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Bilateral Cyber Security Alliances (with special reference to proposed Modi – Trump summit)

Anurag Dwivedi writes: The Heritage Foundation has proposed an agenda for Indo-US Cybersecurity Cooperation, including a public-private partnership model, which can be discussed during a Modi – Trump summit. A brief analysis of the specific suggestions and of bilateral cyber alliances in general is given below:

Anurag Dwivedi writes: Cyber Security incidents have become like the Common Flu. Everyone more or less expects to be hit by a virus couple of times every year, some cost is incurred on treatment, organisations lose a few man days and life goes on. The WannaCry attack was the latest example.
There are other similarities too. Analysts decoded the WannaCry DNA (ie how it operates) and also discovered an antidote to cure the infection, but nobody is sure of its origins. We know it is a mutant of American NSA tools that escaped into the environment but we are not sure where it mutated. Some analysts say it happened in North Korea, some say China or Russia – nothing conclusive. The problem with this state of affairs is that cyber-attacks are getting deadlier and infections are turning into epidemics often bringing entire organisations or critical infrastructure to a grinding halt.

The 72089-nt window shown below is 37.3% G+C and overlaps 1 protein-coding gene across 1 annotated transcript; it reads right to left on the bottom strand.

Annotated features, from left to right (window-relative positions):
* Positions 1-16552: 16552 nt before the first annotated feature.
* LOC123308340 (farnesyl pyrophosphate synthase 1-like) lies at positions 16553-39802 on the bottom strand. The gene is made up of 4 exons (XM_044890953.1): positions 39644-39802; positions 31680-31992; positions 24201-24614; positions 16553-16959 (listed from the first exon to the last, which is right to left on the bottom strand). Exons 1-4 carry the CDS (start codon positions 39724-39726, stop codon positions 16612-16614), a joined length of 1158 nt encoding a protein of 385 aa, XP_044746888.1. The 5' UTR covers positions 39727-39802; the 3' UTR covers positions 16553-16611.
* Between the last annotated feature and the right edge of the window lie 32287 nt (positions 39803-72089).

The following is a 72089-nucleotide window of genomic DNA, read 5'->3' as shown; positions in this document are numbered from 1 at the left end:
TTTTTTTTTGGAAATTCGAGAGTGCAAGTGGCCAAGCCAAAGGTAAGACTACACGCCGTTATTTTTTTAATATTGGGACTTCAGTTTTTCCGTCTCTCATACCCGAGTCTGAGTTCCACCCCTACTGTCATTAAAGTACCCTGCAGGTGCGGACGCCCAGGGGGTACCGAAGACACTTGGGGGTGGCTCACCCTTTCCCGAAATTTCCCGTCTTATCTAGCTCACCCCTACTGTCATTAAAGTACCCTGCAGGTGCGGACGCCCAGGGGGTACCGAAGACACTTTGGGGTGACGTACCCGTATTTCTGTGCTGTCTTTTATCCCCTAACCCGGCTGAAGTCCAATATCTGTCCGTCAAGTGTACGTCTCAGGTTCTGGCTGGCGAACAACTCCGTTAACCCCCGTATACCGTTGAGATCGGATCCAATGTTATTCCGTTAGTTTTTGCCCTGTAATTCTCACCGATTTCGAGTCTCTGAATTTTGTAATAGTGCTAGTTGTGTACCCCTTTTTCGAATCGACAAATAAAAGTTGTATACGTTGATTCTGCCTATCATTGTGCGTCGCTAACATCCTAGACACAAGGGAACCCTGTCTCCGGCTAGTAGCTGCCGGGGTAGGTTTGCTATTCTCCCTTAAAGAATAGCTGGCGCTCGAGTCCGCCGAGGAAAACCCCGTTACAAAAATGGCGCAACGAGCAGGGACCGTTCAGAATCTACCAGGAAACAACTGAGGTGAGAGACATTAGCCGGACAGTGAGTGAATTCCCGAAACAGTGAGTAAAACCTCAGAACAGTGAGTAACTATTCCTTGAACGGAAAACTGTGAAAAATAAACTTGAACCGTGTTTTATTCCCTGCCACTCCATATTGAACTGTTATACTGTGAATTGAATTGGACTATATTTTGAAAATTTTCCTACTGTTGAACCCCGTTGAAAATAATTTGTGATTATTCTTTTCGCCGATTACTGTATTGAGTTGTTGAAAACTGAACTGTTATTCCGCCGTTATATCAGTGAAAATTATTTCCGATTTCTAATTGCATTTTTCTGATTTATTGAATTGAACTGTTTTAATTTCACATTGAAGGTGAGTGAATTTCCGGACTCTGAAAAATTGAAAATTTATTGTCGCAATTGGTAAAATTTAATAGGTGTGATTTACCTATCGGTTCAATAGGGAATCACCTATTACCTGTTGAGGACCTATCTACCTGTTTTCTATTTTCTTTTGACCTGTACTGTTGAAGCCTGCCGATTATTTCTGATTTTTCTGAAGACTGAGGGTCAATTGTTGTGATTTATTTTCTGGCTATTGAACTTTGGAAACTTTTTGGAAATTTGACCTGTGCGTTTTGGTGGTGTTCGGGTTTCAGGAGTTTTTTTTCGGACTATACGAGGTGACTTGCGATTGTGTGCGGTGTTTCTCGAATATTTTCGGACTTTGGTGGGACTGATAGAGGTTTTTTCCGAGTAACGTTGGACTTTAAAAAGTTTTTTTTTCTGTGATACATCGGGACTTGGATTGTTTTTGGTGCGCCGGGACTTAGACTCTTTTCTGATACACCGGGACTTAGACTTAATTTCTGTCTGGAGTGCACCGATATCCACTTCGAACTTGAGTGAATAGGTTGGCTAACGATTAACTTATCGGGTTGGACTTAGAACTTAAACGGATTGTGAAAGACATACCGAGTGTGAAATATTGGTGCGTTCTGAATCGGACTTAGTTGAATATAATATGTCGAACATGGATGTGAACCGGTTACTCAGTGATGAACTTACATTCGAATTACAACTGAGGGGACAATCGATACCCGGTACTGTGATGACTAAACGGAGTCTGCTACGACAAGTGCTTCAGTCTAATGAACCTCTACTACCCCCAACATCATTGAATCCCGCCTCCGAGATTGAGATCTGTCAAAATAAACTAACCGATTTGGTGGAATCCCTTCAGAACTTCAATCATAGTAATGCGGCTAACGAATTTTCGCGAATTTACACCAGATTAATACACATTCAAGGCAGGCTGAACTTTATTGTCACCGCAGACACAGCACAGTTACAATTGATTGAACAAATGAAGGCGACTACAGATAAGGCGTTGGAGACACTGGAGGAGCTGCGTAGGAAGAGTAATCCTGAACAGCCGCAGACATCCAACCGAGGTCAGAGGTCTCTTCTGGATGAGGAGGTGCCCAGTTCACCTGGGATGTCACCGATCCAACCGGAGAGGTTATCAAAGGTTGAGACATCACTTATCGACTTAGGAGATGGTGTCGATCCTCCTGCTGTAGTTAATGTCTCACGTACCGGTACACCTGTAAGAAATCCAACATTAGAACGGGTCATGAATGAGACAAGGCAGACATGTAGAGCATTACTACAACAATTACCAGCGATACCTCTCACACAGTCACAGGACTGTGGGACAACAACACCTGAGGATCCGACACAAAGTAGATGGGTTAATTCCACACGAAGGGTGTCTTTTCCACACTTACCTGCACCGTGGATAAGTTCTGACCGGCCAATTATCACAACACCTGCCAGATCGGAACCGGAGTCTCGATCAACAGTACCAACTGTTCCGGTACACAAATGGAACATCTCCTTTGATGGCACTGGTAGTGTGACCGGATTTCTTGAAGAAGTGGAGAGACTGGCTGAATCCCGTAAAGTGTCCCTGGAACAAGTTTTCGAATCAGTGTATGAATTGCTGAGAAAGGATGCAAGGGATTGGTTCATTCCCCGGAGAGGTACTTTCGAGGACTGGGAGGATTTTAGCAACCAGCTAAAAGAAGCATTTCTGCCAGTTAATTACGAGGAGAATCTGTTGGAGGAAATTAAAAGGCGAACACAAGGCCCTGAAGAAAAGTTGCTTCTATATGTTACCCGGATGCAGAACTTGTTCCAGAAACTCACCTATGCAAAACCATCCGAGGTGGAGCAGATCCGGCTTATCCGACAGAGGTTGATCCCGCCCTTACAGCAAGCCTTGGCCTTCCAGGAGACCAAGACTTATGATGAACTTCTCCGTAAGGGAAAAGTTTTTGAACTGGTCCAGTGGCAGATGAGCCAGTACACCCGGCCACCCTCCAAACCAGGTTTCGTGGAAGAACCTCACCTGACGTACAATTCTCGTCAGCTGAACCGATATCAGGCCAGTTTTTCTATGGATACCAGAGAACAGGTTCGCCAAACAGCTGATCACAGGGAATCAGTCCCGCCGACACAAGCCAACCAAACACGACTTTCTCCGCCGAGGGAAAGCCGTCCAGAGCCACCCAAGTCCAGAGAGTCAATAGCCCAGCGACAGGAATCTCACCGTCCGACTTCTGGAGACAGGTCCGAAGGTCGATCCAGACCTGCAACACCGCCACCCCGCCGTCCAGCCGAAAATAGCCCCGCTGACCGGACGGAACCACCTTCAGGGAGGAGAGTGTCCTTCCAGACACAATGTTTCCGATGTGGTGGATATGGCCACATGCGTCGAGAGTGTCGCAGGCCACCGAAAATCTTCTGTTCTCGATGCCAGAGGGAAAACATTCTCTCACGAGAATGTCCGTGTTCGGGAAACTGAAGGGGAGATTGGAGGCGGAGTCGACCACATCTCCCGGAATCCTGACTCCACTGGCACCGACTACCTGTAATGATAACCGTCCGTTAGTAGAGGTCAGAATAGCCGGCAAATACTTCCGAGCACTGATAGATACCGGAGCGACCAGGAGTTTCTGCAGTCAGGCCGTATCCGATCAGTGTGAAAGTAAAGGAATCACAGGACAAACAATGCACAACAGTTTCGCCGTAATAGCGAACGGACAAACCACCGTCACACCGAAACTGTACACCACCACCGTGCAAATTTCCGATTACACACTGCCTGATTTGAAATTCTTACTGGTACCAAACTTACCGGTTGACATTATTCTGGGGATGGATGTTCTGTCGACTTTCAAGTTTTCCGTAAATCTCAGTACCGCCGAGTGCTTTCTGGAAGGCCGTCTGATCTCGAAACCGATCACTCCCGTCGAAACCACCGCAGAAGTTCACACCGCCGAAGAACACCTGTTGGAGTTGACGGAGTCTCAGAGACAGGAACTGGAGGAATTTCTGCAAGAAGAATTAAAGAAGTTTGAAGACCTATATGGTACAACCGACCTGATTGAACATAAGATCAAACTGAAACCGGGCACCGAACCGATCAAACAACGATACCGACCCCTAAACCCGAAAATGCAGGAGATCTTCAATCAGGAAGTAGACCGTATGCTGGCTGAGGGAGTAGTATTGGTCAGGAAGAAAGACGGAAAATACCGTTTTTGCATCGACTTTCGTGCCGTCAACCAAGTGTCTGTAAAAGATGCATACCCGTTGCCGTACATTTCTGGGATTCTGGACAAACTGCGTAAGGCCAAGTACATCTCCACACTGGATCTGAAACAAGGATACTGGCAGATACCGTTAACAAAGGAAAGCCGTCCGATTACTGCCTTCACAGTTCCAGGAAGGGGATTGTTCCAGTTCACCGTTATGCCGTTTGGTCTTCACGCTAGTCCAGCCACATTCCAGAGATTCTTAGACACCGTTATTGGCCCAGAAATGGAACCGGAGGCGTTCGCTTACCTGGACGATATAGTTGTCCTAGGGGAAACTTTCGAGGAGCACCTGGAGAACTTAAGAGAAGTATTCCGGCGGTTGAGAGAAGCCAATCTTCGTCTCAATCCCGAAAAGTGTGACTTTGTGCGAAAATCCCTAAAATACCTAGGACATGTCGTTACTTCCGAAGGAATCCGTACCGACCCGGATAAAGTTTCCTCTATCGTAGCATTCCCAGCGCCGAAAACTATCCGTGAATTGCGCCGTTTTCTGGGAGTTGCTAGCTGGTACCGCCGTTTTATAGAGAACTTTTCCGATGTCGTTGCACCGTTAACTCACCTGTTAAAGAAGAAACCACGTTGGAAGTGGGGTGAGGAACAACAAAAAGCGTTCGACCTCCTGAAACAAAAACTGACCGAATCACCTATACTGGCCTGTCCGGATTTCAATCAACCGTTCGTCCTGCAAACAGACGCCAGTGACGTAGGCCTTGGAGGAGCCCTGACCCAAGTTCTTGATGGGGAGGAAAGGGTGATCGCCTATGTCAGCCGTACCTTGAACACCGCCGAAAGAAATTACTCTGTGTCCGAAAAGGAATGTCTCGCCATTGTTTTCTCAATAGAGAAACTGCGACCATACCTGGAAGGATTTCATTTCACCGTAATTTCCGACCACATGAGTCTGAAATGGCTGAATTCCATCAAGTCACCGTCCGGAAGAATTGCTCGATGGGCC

If it were a real virus that was unleashed in this manner, it would be deemed a biological terror attack. A massive global manhunt would possibly be launched and countries would cooperate under established frameworks and treaties to identify and bring the perpetrators to exemplary punishment. The victim nations would also consider attacking and destroying those who were aiding, abetting and hiding the terrorists.